President Trump’s Proclamation Restricts Entry of Some Immigrants to the U.S. for 60 days

On April 22, 2020, President Donald J. Trump issued a proclamation temporarily suspending and limiting the entry of some immigrants to the U.S., following the COVID-19 outbreak and the declaration of a national emergency.

The proclamation takes effect at 11:59 p.m. (ET) on April 23, 2020 for 60 days, and suspends the entry of any individual seeking to enter the U.S. as an immigrant who:

  • is outside the United States on the effective date of the proclamation;
  • does not have an immigrant visa that is valid on the effective date of the proclamation; and
  • does not have an official travel document other than a visa (such as a transportation letter, an appropriate boarding foil, or an advance parole document) that is valid on the effective date of the proclamation or issued on any date thereafter that permits travel to the United States to seek entry or admission.

Routine visa services at U.S. consulates were suspended by the U.S. Department of State in March.


The proclamation does not impose restrictions on:

  • Lawful permanent residents (LPR);
  • Spouses of U.S. citizens;
  • Children under 21 of U.S. citizens, or prospective adoptees seeking to enter the United States pursuant to the IR-4 or IH-4 visa;
  • Adjustment of status applicants in the United States;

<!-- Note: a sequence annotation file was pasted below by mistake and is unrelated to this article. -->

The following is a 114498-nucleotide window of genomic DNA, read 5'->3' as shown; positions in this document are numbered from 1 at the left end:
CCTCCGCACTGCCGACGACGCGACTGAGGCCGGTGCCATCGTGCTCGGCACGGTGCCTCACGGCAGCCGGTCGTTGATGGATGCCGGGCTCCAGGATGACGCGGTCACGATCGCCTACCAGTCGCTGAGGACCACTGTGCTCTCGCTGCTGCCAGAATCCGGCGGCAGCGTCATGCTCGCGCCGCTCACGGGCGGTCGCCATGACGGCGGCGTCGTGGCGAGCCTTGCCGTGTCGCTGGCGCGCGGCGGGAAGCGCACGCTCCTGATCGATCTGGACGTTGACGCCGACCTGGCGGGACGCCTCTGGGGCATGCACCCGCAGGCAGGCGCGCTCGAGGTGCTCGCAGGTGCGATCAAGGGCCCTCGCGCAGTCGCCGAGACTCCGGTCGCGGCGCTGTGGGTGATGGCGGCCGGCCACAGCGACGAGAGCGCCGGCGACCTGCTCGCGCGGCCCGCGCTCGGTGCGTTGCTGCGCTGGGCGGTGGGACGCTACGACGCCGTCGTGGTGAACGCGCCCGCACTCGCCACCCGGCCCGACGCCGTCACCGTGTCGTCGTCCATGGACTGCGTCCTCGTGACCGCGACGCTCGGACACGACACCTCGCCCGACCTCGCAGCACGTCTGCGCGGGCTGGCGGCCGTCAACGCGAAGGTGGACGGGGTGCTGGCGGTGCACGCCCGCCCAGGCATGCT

• Individuals seeking asylum or refugee status in the United States;
  • EB-5 immigrant visa applicants;
  • Foreign national physicians, nurses, or other healthcare professionals seeking to enter the United States on an immigrant visa to perform research or work essential to combating, recovering from, or otherwise alleviating the effects of the COVID-19 outbreak;
  • The spouses and unmarried children under 21 of the above healthcare professionals who are accompanying or following to join such professionals;
  • Individuals who would further important U.S. law enforcement objectives (as determined by the Secretaries of State and DHS based on the recommendation of the Attorney General (AG), or their respective designees);
  • Members of the U.S. Armed Forces, their spouses and children;
  • Individuals and their spouses or children eligible for Special Immigrant Visas as an Afghan or Iraqi translator/interpreter or U.S. Government Employee (SI or SQ classification); and
  • Individuals whose entry would be in the national interest (as determined by the Secretaries of State and DHS, or their respective designees)

Impact on Nonimmigrant Visas

The proclamation does not directly impact nonimmigrant visa programs, such as H-1B, L-1, R-1 and other temporary nonimmigrant workers. However, it orders that, within 30 day of its effective date, the Secretary of Labor and the Secretary of Homeland Security, in consultation with the Secretary of State, review such programs and recommend to the president “other measures appropriate to stimulate the United States economy and ensure the prioritization, hiring, and employment of United States workers.”

Other Key Points of the Proclamation

The proclamation expires 60 days from its effective date but may be continued.

The consular officer has discretion to determine if an individual is within one of the exempted categories.

Individuals who attempt to evade the proclamation through fraud, willful misrepresentation, or illegal entry will be prioritized for removal from the U.S.

For more information, please contact an immigration attorney to find out how this proclamation may affect you.